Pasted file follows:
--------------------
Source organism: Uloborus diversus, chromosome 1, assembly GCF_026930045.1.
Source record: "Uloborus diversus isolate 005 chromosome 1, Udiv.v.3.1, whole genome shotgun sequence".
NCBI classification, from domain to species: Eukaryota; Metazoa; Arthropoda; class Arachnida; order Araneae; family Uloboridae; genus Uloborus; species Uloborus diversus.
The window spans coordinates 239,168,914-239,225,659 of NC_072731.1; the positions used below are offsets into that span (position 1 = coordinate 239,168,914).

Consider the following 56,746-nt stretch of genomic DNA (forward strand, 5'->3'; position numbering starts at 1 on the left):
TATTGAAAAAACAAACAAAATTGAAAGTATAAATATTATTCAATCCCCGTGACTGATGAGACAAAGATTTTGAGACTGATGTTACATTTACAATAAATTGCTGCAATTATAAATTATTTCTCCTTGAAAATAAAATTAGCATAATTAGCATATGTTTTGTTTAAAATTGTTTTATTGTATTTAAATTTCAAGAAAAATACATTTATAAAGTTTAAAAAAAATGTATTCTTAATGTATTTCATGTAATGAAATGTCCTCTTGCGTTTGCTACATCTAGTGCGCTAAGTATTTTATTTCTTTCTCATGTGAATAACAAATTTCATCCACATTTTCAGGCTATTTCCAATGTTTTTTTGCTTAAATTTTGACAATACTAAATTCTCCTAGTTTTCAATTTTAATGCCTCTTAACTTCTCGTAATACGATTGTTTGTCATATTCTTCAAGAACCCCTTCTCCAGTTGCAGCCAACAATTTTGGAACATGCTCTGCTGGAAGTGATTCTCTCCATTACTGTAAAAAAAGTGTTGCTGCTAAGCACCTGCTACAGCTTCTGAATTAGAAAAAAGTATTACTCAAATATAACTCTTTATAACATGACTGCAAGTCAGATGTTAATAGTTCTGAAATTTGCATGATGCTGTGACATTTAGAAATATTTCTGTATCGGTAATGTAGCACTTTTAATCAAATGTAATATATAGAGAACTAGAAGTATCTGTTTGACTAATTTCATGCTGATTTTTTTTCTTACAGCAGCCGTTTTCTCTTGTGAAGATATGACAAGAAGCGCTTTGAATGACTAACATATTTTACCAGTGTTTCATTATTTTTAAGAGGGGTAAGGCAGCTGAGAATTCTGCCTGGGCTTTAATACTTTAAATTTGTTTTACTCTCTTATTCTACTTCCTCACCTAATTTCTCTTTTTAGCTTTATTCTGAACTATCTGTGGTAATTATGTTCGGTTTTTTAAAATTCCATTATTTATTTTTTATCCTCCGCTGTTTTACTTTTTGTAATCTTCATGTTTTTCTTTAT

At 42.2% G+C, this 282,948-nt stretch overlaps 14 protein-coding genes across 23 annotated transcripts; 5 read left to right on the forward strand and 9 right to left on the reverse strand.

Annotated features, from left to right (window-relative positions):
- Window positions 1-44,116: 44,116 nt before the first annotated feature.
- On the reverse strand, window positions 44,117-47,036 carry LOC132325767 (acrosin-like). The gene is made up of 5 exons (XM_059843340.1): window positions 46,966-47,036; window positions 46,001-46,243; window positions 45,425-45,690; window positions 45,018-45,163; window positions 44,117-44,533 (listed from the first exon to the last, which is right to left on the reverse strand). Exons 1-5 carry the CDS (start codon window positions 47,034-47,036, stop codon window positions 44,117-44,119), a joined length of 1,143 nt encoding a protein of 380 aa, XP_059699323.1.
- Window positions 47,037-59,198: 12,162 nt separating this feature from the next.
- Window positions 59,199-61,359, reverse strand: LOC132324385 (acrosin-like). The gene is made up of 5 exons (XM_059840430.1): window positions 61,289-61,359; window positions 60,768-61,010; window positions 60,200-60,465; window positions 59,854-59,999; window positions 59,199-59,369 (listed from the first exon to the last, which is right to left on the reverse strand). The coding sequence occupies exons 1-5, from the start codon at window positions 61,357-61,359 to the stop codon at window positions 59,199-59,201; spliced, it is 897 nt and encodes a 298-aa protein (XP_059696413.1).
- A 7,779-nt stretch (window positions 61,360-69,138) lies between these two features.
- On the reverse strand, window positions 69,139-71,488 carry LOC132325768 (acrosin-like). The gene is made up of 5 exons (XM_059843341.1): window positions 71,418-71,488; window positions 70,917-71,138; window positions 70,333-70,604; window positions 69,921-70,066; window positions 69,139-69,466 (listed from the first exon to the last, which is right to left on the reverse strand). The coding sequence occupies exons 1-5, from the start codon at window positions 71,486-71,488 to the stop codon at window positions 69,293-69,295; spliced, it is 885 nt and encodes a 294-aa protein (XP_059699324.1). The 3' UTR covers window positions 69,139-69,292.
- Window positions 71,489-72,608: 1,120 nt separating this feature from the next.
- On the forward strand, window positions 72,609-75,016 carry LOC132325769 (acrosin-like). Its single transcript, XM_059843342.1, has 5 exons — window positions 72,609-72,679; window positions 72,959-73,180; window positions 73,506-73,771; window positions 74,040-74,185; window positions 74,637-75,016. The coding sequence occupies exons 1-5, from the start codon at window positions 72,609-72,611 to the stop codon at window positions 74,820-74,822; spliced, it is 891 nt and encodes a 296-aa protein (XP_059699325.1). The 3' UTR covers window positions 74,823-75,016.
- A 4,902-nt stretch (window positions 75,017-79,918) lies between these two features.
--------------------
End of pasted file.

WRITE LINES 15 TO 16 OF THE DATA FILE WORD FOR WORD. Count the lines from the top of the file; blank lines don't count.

- Window positions 71,489-72,608: 1,120 nt separating this feature from the next.
- On the forward strand, window positions 72,609-75,016 carry LOC132325769 (acrosin-like). Its single transcript, XM_059843342.1, has 5 exons — window positions 72,609-72,679; window positions 72,959-73,180; window positions 73,506-73,771; window positions 74,040-74,185; window positions 74,637-75,016. The coding sequence occupies exons 1-5, from the start codon at window positions 72,609-72,611 to the stop codon at window positions 74,820-74,822; spliced, it is 891 nt and encodes a 296-aa protein (XP_059699325.1). The 3' UTR covers window positions 74,823-75,016.